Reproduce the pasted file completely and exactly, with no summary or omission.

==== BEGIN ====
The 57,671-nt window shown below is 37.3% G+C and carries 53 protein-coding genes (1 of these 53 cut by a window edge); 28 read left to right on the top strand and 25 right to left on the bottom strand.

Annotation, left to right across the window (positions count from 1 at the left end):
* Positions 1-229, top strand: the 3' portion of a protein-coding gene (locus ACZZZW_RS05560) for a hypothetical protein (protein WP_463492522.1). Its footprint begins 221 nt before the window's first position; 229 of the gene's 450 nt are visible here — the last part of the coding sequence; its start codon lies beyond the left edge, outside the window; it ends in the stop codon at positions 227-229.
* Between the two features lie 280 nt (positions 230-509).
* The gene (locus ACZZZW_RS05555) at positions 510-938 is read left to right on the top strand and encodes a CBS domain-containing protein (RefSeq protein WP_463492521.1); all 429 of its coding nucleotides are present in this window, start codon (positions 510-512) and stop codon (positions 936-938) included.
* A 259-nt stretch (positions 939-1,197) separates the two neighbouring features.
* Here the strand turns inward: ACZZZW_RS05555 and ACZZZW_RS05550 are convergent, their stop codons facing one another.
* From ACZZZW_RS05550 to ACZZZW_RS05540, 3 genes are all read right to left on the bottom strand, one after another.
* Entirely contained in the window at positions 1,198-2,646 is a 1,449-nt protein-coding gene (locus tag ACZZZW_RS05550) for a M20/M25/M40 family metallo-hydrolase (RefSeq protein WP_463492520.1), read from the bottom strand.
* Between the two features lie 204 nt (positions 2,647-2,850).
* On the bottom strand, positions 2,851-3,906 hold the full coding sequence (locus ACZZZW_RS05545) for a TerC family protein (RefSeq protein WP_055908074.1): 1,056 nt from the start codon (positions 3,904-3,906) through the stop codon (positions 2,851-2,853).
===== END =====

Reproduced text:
The 57,671-nt window shown below is 37.3% G+C and carries 53 protein-coding genes (1 of these 53 cut by a window edge); 28 read left to right on the top strand and 25 right to left on the bottom strand.

Annotation, left to right across the window (positions count from 1 at the left end):
* Positions 1-229, top strand: the 3' portion of a protein-coding gene (locus ACZZZW_RS05560) for a hypothetical protein (protein WP_463492522.1). Its footprint begins 221 nt before the window's first position; 229 of the gene's 450 nt are visible here — the last part of the coding sequence; its start codon lies beyond the left edge, outside the window; it ends in the stop codon at positions 227-229.
* Between the two features lie 280 nt (positions 230-509).
* The gene (locus ACZZZW_RS05555) at positions 510-938 is read left to right on the top strand and encodes a CBS domain-containing protein (RefSeq protein WP_463492521.1); all 429 of its coding nucleotides are present in this window, start codon (positions 510-512) and stop codon (positions 936-938) included.
* A 259-nt stretch (positions 939-1,197) separates the two neighbouring features.
* Here the strand turns inward: ACZZZW_RS05555 and ACZZZW_RS05550 are convergent, their stop codons facing one another.
* From ACZZZW_RS05550 to ACZZZW_RS05540, 3 genes are all read right to left on the bottom strand, one after another.
* Entirely contained in the window at positions 1,198-2,646 is a 1,449-nt protein-coding gene (locus tag ACZZZW_RS05550) for a M20/M25/M40 family metallo-hydrolase (RefSeq protein WP_463492520.1), read from the bottom strand.
* Between the two features lie 204 nt (positions 2,647-2,850).
* On the bottom strand, positions 2,851-3,906 hold the full coding sequence (locus ACZZZW_RS05545) for a TerC family protein (RefSeq protein WP_055908074.1): 1,056 nt from the start codon (positions 3,904-3,906) through the stop codon (positions 2,851-2,853).